This adventure novel was published in 1903 and is Jack London’s best-known literary work. It was inspired by the year he spent in the Yukon as a twenty-one-year-old man.
‘Spoiler-Free’ The Call of the Wild Summary
Jack London’s novel begins with a Buck, a half St. Bernard and a half sheepdog who lives with his master, Judge Miller, and Santa Clara Valley, California. The main drama of the novel begins when Judge Miller’s gardener, Manuel, kidnaps Buck and sells him as a sled dog to men seeking out gold in the Klondike region of Canada.
Buck’s life of privilege is transformed as soon as he sees the cruelty of the frozen north and experiences the death of a friend at the hand of a sled dog rival, Spitz. Throughout the novel, Buck contends with kind and cruel masters, each of whom teaches him something about what it takes to survive in the wild.
Spoiler alert: important details of the novel are revealed below.
The Call of the Wild opens with Buck, the novel’s protagonist, living a life of privilege in Santa Clara Valley, California. His owner, Judge Miller, provides him with everything he needs to live a happy life. His life changes forever when Judge Miller’s gardener, Manuel, kidnaps him and sells him into the Klondike territory. There, men constantly search for strong dogs capable of pulling sleds to enable their frantic search for gold. From Manuel and the dog traders, Buck experiences true cruelty for the first time. He’s beaten with a club and shipped north on a ship.
While traveling, he meets Curly, a female Newfoundland dog he befriends. She’s kind to him but is immediately killed by a pack of huskies after getting off the boat. She teaches him an important lesson. That kindness can be a weakness, and Buck vows he will never experience the same kind of brutal death. One of the dogs that are responsible for killing Curly is Spitz, the lead dog on the sled team that Buck is purchased for. He is one of Buck’s primary enemies from this point forward.
Buck is purchased by Francois and Perrault, two mail carriers working for the Canadian government. On the sled team are other dogs, like Dolly, Pike, Joe, Teek, and Koona.
Over the next weeks, the rivalries within the pack and the horrifying environment that he has been thrust into help Buck recover some of his natural, wild instincts. His rivalry with Spitz also develops. Eventually, after getting into a fight, Buck kills Spitz and becomes the new lead dog.
The team of dogs is sold to another mail carrier who runs them for miles on end, which eventually leads to one of the dogs, Dave, dying. The dogs are sold off to stampeders from the United States. These three new owners are thoughtless and completely unfit for the life they’re trying to lead. Mercedes, a spoiled, demanding woman, her husband Charles, and her brother Hal are both arrogant and unknowledgeable.
All but five dogs die in the next section of the novel as they run out of food and are mistreated. The team meets John Thornton, an avid outdoorsman who tries to provide the three Americans with advice. But, they ignore him and continue onto dangerous ice. When Buck refuses, Hal whips him to kill him. But before he can, Thornton cuts him free and saves him.
The three Americans continue on their way with the four remaining dogs. In moments, the entire sled falls through the ice, and all the humans and dogs drown.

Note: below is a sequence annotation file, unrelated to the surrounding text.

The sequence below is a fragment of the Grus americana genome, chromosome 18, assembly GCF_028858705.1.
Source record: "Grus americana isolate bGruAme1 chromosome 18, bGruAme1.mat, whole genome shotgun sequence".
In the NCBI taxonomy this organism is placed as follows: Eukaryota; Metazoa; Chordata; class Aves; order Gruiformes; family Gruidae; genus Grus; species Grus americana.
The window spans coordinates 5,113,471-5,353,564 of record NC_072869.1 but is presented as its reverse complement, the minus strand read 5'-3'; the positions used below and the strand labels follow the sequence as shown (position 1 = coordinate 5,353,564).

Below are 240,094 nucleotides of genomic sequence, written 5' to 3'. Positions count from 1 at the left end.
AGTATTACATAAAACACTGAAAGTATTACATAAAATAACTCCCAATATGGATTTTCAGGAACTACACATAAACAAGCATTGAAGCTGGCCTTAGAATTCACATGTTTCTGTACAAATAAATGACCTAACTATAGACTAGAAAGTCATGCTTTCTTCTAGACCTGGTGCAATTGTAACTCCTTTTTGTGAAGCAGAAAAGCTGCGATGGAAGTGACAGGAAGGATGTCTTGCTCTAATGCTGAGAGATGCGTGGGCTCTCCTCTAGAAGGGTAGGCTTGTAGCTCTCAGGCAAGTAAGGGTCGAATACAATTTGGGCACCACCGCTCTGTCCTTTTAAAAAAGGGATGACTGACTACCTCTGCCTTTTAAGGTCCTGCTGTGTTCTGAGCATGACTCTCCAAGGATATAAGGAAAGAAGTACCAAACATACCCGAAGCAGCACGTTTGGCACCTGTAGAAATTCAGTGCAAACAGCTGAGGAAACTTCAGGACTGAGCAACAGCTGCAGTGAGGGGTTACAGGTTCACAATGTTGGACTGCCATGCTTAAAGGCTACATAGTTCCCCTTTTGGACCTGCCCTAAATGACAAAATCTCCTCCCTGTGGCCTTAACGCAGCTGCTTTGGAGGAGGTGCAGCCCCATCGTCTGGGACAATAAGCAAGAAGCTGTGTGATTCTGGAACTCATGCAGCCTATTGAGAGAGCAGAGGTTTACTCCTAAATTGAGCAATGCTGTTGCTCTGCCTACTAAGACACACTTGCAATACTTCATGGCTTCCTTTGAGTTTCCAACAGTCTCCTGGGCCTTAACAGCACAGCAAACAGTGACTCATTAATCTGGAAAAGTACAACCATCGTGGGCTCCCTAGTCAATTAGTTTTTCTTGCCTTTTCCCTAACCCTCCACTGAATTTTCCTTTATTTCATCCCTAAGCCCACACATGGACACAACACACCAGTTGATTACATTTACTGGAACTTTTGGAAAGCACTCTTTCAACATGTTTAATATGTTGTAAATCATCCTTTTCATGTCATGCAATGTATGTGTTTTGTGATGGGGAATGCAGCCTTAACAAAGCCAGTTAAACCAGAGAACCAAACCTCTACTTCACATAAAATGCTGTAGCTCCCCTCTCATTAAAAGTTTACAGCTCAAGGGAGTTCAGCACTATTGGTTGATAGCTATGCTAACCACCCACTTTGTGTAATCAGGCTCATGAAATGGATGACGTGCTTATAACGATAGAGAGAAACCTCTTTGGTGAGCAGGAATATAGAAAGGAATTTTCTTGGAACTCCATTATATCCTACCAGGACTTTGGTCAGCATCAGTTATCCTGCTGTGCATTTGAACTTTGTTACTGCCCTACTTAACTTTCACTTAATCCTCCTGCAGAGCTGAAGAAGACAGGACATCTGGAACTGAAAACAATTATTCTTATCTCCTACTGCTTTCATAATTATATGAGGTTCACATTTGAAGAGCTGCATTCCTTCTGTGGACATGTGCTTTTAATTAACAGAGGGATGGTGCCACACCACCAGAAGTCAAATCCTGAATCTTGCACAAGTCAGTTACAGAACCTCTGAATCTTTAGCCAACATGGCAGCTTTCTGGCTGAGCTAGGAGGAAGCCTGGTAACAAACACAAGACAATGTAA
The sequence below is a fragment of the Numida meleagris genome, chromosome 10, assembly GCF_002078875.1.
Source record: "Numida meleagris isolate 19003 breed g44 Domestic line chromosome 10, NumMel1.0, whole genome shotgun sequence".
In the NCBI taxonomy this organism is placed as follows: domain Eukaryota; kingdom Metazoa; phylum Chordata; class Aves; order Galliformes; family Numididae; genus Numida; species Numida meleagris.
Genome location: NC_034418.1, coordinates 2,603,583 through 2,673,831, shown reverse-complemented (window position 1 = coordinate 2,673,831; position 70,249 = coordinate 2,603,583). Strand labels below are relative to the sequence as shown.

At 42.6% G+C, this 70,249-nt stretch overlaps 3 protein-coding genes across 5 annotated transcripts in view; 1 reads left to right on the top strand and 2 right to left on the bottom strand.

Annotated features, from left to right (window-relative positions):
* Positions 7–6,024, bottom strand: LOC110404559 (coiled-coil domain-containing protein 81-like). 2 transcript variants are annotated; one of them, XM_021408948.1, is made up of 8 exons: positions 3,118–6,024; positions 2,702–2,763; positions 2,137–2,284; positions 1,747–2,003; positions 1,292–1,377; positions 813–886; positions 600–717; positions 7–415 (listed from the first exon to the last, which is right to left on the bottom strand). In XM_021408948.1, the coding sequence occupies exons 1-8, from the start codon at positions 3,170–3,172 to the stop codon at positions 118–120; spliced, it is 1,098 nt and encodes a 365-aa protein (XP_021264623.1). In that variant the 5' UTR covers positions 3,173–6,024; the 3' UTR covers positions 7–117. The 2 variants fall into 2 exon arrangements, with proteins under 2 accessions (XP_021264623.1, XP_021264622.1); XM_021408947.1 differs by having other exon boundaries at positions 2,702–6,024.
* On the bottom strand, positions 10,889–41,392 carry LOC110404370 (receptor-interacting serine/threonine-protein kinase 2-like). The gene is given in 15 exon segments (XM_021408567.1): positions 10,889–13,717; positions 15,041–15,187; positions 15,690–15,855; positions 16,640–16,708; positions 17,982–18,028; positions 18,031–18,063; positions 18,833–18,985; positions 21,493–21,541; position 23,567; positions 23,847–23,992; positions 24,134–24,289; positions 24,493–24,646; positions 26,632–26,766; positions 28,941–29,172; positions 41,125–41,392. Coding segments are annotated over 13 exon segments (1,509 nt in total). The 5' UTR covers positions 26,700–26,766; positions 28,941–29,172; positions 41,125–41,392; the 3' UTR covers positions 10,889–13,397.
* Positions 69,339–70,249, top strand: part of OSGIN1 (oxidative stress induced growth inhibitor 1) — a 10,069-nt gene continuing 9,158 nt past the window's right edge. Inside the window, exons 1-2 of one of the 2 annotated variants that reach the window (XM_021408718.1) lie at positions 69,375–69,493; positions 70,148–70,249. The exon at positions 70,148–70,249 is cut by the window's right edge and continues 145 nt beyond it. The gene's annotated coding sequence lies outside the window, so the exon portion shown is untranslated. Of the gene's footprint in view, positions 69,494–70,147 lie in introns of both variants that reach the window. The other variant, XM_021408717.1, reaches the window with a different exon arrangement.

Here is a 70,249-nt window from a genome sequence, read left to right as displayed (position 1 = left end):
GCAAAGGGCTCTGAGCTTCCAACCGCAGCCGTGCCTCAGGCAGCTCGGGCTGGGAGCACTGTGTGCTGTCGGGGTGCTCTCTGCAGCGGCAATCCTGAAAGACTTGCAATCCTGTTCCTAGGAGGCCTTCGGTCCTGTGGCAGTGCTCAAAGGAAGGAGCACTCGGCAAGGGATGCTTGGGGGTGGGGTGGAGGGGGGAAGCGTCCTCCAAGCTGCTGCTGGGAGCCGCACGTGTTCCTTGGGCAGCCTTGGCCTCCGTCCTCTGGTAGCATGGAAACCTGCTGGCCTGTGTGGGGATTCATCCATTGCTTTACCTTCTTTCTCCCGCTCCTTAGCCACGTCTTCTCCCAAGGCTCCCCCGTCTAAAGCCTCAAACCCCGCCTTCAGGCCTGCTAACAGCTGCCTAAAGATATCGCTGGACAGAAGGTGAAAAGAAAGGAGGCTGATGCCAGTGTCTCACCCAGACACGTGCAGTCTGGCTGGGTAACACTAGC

Thornton becomes Buck’s best, most caring, and most loyal owner. Buck comes to love him, even killing a man who tries to hurt his new master. He saves Thornton after falling into a river and proves his incredible strength in a bet after pulling a half-ton of flour.
Thornton sets out into the wild with Buck with the intention of searching for gold with his partners. They travel out into the wilderness, find gold, and when the dogs have nothing to do, they wander, meeting up with wolves. Buck thinks about joining them but declines, returning to his owner. When he comes back, he finds the entire team, including Thornton and all the dogs, murdered by a Native American tribe.
Buck kills several men in vengeance and wanders back into wild territory, looking for the wolf pack he’d considered joining. He encounters a hostile group of wolves he has to fight before following them into the woods.
The book ends with the suggestion that for years, the legend of Buck as a “Ghost Dog” spread throughout the territory. He returns yearly, London writes, to continue his vengeance on the Yeehats.
What is the main point of The Call of the Wild?
The main point is to depict Buck’s extreme transformation from a pet to a wild dog. He starts the novel as a house pet and ends it as a member of a wild wolf pack in Canada. The book also provides commentary on the dangers of arrogance, over-civilization, and empathy for all living things.
Is The Call of the Wild a true story?
No, The Call of the Wild is not a true story. But, the setting and people were inspired by Jack London’s time in the Yukon as a young man. This period also inspired his other most commonly read novel, White Fang.
How does John Thornton save Buck’s life in The Call of the Wild?
John Thornton cuts Buck loose from the sled, preventing him from being beaten to death by Hal, his previous owner. The group falls into the ice and drowns soon after. This inspires Buck’s loyalty for the rest of Thornton’s life and even after his death.
What happened at the end of The Call of the Wild?
At the end of the novel, Buck takes vengeance on the Native American tribe who killed his master and joined a pack of wolves.